The book lists all the accidents ever to have occurred in the Lothian pits between 1914 and 1933, from minor cuts and sprains through to fatalities.
The accident report book was discovered by two volunteers in the British Heart Foundation shop in Leith whilst they sorted through bags of donations.
The volunteers, realising the importance of their find, brought the book out to the mining museum in Newtongrange to show the curatorial team. David Bell, assistant curator at the museum, said: “We’re absolutely delighted that this book has found its way to the museum.
“It’s a real treasure for people wishing to research their Lothian mining ancestors. Work has already begun to present the information in a spreadsheet, making it easy to search for specific people within book.”
Lauren Hill, shop manager at the British Heart Foundation store in Leith, said: “It definitely isn’t the kind of book we usually find in there so it created quite a lot of interest in the sorting room!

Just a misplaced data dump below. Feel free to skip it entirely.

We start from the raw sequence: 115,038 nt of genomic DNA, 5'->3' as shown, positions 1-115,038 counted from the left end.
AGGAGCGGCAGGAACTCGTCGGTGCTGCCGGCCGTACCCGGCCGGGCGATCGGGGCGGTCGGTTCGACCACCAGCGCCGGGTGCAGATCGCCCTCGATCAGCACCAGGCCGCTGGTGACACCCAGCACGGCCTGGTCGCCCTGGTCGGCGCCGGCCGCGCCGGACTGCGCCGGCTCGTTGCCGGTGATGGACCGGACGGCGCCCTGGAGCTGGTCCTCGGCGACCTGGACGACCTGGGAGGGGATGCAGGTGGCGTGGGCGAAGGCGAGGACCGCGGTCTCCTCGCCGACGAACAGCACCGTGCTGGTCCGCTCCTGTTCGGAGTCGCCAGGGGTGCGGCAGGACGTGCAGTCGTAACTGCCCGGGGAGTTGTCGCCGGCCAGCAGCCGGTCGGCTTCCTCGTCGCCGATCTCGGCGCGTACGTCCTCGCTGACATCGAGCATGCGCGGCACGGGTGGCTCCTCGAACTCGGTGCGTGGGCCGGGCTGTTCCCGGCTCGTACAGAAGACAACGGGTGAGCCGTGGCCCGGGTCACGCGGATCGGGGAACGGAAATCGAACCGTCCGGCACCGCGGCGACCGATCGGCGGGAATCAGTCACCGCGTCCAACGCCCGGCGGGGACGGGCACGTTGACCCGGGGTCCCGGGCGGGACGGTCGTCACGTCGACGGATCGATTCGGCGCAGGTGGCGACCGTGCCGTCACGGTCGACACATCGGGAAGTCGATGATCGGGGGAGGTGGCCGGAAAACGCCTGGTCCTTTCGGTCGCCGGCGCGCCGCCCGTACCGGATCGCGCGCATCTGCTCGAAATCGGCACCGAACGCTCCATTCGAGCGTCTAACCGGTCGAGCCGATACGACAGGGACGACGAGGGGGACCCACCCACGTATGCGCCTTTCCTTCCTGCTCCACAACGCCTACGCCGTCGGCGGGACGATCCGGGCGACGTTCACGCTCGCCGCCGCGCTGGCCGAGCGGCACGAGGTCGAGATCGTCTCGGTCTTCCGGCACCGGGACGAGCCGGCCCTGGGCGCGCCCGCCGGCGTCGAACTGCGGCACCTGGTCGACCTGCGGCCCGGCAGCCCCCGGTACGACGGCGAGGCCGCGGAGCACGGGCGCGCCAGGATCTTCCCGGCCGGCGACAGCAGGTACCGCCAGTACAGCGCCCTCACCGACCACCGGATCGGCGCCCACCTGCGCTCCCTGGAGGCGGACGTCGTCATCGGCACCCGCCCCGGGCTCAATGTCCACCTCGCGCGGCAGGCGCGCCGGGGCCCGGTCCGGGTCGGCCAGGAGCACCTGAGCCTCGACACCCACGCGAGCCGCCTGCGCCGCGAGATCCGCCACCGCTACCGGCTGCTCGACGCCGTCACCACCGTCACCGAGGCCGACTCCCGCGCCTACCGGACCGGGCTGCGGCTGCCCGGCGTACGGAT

“Given that it wasn’t in the best condition and is a record of very niche, local subject matter we knew it wouldn’t have much financial value for us but that it may have much more historical value.
“Knowing that we had the museum locally, we got in touch to see if it would be of interest to them. We hope the book proves a valuable asset to the museum and the local community.”
The handwritten details recorded in the book include the names and ages of the casualties, home addresses and the nature of their injuries. Even the name of the doctor who treated them and the compensation the miner received is listed.
The book, with accompanying children’s activity, will be on display in the museum’s foyer until June.